Without begin afraid he’d run smack into somebody
Who’d point at his rearranged face and holler, “Johnny!”
Was Johnny ugly?
Yes, because Dr. Wilhelm Loeser had given him a new profile
With a baggy jawline and squint eyes and an erased dimple,
With kangaroo-tendon cheekbones and a gigolo’s mustache
that should’ve been illegal.
Did Johnny love a girl?
Yes, a good-looking, hard-headed Indian named Billie Frechette.
He wanted to marry her and lie down and try to get over it,
But she was locked in jail for giving him first-aid and comfort.
Did Johnny feel hurt?
He felt like breaking a bank or jumping over a railing
Into some panicky teller’s cage to shout, “Reach for the ceiling!”
Or like kicking some vice president in the bum checks and
smiling.
What was he really doing?
Going up the aisle with the crowd and into the lobby
With Polly saying, “Would you do what Clark done?” And
Johnny saying, “Maybe.”
And Anna saying, “If he’d been smart, he’d of acted like
Bing Crosby.”
Did Johnny look flashy?
Yes, his white-on-white shirt and tie were luminous.
His trousers were creased like knives to the tops of his shoes,
And his yellow straw hat came down to his dark glasses.
Was Johnny suspicious?
Yes, and when Agent Purvis signaled with a trembling cigar,
Johnny ducked left and ran out of the theater,
And innocent Polly and squealing Anna were left nowhere.
Was Johnny a fast runner?
No, but he crouched and scurried past a friendly liquor store
Under the coupled arms of double-daters, under awnings,
under stars,
To the curb at the mouth of an alley. He hunched there.
Was Johnny a thinker?
No, but he was thinking more or less of Billie Frechette
Who was lost in prison for longer than he could possibly wait,
And then it was suddenly too hard to think around a bullet.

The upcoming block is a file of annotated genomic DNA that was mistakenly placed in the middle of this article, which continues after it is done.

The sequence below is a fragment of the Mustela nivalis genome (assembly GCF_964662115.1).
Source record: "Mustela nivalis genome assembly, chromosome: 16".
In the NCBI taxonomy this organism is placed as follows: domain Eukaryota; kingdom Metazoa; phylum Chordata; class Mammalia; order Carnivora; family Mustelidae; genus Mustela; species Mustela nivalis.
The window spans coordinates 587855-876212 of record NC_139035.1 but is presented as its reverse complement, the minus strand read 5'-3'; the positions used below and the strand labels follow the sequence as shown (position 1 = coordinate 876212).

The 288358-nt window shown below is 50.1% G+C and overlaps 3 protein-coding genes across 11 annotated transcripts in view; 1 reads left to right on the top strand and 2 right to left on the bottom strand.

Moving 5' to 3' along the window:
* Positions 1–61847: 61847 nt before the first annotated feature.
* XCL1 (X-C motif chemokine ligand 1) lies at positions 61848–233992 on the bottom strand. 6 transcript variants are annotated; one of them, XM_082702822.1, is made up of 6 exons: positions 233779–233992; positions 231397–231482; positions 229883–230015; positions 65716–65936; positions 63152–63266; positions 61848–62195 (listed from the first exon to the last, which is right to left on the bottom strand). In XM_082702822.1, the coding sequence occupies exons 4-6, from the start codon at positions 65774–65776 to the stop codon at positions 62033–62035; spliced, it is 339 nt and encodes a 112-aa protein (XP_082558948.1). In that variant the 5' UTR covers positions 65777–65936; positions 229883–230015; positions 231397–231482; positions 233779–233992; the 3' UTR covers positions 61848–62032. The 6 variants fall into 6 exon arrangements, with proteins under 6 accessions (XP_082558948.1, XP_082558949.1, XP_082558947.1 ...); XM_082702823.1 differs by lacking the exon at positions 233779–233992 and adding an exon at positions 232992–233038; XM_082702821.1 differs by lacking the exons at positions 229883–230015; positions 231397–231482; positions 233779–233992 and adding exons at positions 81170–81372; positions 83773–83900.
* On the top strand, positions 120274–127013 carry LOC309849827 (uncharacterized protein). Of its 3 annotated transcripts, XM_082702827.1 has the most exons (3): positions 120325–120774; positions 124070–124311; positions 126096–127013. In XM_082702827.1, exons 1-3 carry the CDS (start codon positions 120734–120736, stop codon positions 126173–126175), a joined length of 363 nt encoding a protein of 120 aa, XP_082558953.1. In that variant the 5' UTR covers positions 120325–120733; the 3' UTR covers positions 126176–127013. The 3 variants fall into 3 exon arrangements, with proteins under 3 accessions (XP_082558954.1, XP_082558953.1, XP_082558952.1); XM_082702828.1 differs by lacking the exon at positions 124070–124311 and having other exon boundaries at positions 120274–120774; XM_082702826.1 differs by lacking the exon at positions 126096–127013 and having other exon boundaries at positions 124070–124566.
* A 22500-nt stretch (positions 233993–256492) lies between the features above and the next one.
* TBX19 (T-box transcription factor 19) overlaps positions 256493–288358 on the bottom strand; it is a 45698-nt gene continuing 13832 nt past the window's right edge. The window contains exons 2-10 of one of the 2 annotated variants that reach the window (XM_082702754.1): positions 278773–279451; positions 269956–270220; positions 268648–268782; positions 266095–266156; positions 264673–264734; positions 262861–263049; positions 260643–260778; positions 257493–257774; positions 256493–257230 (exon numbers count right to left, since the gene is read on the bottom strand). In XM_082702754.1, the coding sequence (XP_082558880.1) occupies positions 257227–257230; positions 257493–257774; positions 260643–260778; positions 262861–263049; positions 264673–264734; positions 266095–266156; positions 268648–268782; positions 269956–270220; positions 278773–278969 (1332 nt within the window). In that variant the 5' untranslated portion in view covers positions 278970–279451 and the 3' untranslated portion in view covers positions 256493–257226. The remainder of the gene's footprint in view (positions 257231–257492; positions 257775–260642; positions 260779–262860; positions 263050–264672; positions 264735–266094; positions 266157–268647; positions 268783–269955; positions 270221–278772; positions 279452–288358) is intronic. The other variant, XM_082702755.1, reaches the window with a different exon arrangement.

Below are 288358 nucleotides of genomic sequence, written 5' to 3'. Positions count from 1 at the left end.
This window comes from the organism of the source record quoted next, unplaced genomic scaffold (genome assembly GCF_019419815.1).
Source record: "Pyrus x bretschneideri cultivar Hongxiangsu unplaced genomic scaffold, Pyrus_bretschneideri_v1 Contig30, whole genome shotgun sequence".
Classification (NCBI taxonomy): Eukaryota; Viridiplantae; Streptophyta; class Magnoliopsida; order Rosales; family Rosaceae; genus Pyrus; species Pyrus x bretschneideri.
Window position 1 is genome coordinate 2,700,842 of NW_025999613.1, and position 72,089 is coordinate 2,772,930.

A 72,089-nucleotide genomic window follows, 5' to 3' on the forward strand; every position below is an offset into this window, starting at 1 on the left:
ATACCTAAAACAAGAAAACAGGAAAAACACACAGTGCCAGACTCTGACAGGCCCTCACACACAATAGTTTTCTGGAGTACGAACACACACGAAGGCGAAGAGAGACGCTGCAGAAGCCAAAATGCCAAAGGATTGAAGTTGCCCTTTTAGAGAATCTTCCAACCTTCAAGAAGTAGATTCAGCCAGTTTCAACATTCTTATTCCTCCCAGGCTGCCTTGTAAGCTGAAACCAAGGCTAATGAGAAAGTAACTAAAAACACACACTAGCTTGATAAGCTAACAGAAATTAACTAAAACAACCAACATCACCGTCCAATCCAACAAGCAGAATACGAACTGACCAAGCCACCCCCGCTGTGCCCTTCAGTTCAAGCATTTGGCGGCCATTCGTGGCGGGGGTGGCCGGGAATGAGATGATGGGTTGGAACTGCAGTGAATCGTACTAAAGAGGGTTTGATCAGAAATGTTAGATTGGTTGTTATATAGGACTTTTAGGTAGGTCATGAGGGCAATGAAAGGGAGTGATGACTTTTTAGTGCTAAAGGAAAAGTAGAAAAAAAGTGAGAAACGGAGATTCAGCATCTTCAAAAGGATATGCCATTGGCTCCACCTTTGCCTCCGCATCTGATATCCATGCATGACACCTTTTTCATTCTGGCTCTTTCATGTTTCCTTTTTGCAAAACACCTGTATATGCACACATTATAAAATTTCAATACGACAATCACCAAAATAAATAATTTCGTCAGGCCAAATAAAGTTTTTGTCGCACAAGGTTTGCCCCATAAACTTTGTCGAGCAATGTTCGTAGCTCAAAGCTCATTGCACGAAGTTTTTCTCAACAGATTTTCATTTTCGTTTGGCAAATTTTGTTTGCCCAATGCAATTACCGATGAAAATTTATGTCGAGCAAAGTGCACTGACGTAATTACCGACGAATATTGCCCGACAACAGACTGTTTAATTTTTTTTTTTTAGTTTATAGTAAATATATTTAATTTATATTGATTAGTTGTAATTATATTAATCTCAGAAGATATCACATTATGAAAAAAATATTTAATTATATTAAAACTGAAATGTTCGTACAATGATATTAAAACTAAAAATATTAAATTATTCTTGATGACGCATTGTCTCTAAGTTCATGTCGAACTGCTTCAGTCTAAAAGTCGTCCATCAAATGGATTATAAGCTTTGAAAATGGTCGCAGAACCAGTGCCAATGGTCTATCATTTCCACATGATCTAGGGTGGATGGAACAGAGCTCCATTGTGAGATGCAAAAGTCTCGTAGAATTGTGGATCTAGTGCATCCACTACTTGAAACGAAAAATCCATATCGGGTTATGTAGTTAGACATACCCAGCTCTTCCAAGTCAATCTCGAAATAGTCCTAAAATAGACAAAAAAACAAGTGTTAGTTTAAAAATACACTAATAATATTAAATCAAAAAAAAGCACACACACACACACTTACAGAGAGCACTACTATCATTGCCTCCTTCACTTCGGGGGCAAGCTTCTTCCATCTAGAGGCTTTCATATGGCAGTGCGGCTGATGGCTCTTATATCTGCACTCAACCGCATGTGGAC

Did anyone shoot straight?
Yes, but Mrs. Etta Natalsky fell out from under her picture hat.
Theresa Paulus sprawled on the sidewalk, clutching her left foot.
And both of them groaned loud and long under the streetlight.
Did Johnny like that?
No, but he lay down with those strange women, his face
in the alley,
One shoe off, cinders in his mouth, his eyelids heavy.
When they shouted questions at him, he talked back to nobody.
Did Johnny lie easy?
Yes, holding his gun and holding his breath as a last trick,
He waited, but when the Agents came close, his breath
wouldn’t work.
Clark Gable walked his last mile; Johnny ran a half a block.
Did he run out of luck?
Yes, before he was cool, they had him spread out on dished-in
marble
In the Cook County Morgue, surrounded by babbling people
With a crime reporter presiding over the head of the table.
Did Johnny have a soul?
Yes, and it was climbing his slippery wind-pipe like a trapped
burglar.
It was beating the inside of his ribcage, hollering, “Let me
out of here!”
Maybe it got out, and maybe it just stayed there.
Was Johnny a money-maker?
Yes, and thousands paid 25¢ to see him, mostly women,
And one said, “I wouldn’t have come, except he’s a moral
lesson,”
And another, “I’m disappointed. He feels like a dead man.”
Did Johnny have a brain?
Yes, and it always worked best through the worst of dangers,
Through flat-footed hammerlocks, through guarded doors,
around corners,
But it got taken out in the morgue and sold to some doctors.
Could Johnny take orders?
No, but he stayed in the wicker basket carried by six men
Through the bulging crowd to the hearse and let himself be
locked in,
And he stayed put as it went driving south in a driving rain.
And he didn’t get stolen?
No, not even after his old hard-nosed dad refused to sell
The quick-drawing corpse for $10,000 to somebody in a
carnival.
He figured he’d let Johnny decide how to get to Hell.
Did anyone wish him well?
Yes, half of Indiana camped in the family pasture,
And the minister said, “With luck, he could have been a
minister.”
And up the sleeve of his oversized gray suit, Johnny twitched
a finger.
Does anyone remember?
Everyone still alive. And some dead ones. It was a new kind of
holiday
With hot and cold drinks and hot and cold tears. They planted
him in a cemetery
With three unknown vice presidents, Benjamin Harrison, and
James Whitcomb Riley,
Who never held up anybody.

You should look this one up and read it again. Its music is coming from the refrain and from the kind of incantatory voice, the voice, actually, of a preacher. That’s what Wagoner’s doing, isn’t it? He’s being that preacher who says “with luck, [Dillinger] could have been a minister.” At base, there’s not much difference in the Dillinger and the rest of us, not much difference in Dillinger and the three unknown vice presidents and the poet James Whitcomb Riley. We’re all just people, trying to get along in life.

If you like these poems, you might want to get a copy of Traveling Light: Collected and New Poems by David Wagoner, published by University of Illinois Press in 1999. David has newer books, but this one will give you a real sense of the scope of his poetry.[/two_third]